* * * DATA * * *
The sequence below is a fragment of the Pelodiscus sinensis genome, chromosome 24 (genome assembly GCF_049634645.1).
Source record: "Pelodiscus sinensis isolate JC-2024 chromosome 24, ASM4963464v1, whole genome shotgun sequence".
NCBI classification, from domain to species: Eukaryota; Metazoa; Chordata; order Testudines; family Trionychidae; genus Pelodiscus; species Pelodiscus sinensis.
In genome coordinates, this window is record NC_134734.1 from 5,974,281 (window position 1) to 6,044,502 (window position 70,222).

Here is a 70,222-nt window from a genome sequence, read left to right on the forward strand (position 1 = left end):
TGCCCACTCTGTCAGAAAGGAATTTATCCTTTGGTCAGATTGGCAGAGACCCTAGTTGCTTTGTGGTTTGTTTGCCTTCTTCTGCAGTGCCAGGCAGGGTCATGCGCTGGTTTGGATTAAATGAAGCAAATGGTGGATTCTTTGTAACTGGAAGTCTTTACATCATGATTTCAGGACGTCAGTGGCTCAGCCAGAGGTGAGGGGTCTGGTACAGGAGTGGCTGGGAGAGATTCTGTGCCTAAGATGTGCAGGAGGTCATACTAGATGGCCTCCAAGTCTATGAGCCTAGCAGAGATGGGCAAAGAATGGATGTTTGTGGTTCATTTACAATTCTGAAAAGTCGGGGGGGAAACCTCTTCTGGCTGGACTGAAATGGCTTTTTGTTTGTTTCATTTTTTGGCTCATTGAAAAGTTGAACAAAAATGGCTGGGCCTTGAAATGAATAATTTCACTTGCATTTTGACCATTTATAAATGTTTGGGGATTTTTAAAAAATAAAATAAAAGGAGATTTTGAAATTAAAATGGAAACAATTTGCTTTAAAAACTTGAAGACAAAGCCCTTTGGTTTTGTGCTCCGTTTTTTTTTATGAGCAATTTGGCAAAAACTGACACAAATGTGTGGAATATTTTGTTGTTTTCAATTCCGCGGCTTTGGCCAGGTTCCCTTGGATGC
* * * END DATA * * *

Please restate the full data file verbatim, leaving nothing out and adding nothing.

The sequence below is a fragment of the Pelodiscus sinensis genome, chromosome 24 (genome assembly GCF_049634645.1).
Source record: "Pelodiscus sinensis isolate JC-2024 chromosome 24, ASM4963464v1, whole genome shotgun sequence".
NCBI classification, from domain to species: Eukaryota; Metazoa; Chordata; order Testudines; family Trionychidae; genus Pelodiscus; species Pelodiscus sinensis.
In genome coordinates, this window is record NC_134734.1 from 5,974,281 (window position 1) to 6,044,502 (window position 70,222).

Here is a 70,222-nt window from a genome sequence, read left to right on the forward strand (position 1 = left end):
TGCCCACTCTGTCAGAAAGGAATTTATCCTTTGGTCAGATTGGCAGAGACCCTAGTTGCTTTGTGGTTTGTTTGCCTTCTTCTGCAGTGCCAGGCAGGGTCATGCGCTGGTTTGGATTAAATGAAGCAAATGGTGGATTCTTTGTAACTGGAAGTCTTTACATCATGATTTCAGGACGTCAGTGGCTCAGCCAGAGGTGAGGGGTCTGGTACAGGAGTGGCTGGGAGAGATTCTGTGCCTAAGATGTGCAGGAGGTCATACTAGATGGCCTCCAAGTCTATGAGCCTAGCAGAGATGGGCAAAGAATGGATGTTTGTGGTTCATTTACAATTCTGAAAAGTCGGGGGGGAAACCTCTTCTGGCTGGACTGAAATGGCTTTTTGTTTGTTTCATTTTTTGGCTCATTGAAAAGTTGAACAAAAATGGCTGGGCCTTGAAATGAATAATTTCACTTGCATTTTGACCATTTATAAATGTTTGGGGATTTTTAAAAAATAAAATAAAAGGAGATTTTGAAATTAAAATGGAAACAATTTGCTTTAAAAACTTGAAGACAAAGCCCTTTGGTTTTGTGCTCCGTTTTTTTTTATGAGCAATTTGGCAAAAACTGACACAAATGTGTGGAATATTTTGTTGTTTTCAATTCCGCGGCTTTGGCCAGGTTCCCTTGGATGC